April 05 , 2017
Orange Line Train must be like metros of foreign countries: SC
ISLAMABAD: The Supreme Court (SC) on Tuesday, while hearing the Orange Line Train Project case, said that the structure of the project must be like the Metros being run in other countries as it reiterated that completion of the project was connected with adherence to rules and regulations.
A five-member larger bench of the apex court, headed by Justice Ijaz Afzal Khan, resumed hearing in Nespak, Lahore Development Authority, Punjab Transit Authority and the Punjab government appeals against the Lahore High Court (LHC) verdict.
Makhdoom Ali Khan, representing the Mass Transit Authority, submitted that the LHC had rejected reports of seven experts, while no one had objected to the reports.The learned counsel contended that Dr Abel and Pamela Roger reports were dismissed on the basis that in the past they had worked at the government institutions.
Justice Azmat Saeed Sheikh, a member of the bench, said if Pakistani experts’ report was not acceptable, Indian experts should be asked to file reports, adding that prima facie the reasons given in the LHC verdict seemed to be unacceptable, as there was contradiction in them.
Justice Azmat observed that the court had to examine whether the project would endanger the monuments or not. Justice Ijaz Afzal Khan said that there was already pressure of traffic on the routes where the metro train would be constructed.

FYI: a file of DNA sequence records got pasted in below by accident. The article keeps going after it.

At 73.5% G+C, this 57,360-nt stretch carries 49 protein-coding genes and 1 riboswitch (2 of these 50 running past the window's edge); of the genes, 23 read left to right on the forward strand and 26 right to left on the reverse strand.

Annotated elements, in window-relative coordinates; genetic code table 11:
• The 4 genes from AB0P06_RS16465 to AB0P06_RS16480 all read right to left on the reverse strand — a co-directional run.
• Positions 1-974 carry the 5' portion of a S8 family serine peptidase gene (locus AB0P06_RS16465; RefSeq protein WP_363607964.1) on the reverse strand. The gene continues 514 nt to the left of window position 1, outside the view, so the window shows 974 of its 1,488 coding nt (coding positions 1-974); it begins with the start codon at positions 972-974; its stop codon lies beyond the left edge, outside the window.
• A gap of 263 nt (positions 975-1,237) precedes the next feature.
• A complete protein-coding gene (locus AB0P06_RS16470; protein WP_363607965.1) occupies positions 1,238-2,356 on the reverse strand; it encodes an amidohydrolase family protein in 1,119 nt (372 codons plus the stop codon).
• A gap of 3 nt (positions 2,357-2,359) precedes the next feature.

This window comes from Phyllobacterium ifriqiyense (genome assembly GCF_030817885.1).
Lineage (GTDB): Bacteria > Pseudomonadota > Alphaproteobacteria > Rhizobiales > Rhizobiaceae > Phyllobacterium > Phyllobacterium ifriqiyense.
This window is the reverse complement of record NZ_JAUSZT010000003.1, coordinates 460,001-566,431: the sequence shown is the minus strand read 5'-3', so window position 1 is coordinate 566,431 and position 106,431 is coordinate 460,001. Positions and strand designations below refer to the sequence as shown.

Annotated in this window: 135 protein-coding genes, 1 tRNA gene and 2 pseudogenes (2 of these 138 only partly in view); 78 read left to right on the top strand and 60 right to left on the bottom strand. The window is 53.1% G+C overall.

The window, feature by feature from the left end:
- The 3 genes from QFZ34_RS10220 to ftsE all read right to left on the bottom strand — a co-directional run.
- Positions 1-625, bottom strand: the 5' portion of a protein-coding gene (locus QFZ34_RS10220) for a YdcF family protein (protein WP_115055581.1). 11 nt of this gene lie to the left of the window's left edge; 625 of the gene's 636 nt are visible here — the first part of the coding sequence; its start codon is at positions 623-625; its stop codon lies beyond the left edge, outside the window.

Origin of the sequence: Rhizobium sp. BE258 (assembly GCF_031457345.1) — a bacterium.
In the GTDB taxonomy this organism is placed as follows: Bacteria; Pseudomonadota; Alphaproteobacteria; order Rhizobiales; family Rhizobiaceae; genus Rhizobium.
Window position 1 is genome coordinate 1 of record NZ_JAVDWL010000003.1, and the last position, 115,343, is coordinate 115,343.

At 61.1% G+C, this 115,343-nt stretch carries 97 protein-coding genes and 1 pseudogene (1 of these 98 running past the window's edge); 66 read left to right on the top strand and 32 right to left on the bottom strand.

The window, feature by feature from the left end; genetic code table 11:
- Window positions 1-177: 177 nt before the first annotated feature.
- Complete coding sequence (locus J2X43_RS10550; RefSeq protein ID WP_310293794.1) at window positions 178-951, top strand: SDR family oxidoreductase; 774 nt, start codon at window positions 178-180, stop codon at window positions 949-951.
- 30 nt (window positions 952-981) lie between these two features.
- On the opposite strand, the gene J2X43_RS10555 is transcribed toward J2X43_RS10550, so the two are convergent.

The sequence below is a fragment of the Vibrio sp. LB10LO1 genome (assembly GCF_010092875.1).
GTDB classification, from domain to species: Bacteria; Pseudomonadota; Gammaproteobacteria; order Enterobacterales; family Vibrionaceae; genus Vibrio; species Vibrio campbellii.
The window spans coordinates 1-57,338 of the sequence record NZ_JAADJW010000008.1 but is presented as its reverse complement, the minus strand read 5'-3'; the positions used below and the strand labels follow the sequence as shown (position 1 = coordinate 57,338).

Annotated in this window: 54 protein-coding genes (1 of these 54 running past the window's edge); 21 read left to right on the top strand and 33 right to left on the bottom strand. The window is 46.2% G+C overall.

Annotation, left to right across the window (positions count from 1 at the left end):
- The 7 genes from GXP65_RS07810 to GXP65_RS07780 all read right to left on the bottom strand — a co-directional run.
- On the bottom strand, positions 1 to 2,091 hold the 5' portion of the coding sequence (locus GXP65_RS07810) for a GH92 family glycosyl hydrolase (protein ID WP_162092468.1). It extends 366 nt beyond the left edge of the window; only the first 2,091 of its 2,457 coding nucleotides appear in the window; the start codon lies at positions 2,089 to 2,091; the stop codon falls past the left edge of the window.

To a court query regarding vibration level of the instant project, Makhdoom Ali Khan informed the court that vibration analysis was done after conducting underground soil test. He further submitted that the vibration level would be 3m per second, adding that 2.5 lakh people would travel in metro train and the commuters would be increased to 0.5 million, saying in the Indian city Jaipur, the metro passes near the historical buildings but none of them was damaged.
Meanwhile, Khawaja Haris, counsel for Lahore Development Authority (LDA), while commencing his arguments submitted that the No Objection Certificate (NOC) bound his client to monitor the project of the Mass Transit Orange Train.
Justice Sheikh Azmat Saeed observed that it was a question of fact that there was much vibration at the Railway Station, Lahore, during train movement but buildings constructed in the 18th Century near the Railway Station were still intact.
Khawaja Haris, however, contended that if there is any damage to any building in future near the OLMT, then the project authority would repair it.Meanwhile, the court adjourned the hearing until today (Wednesday), asking Khawaja Haris to conclude his arguments by 11am.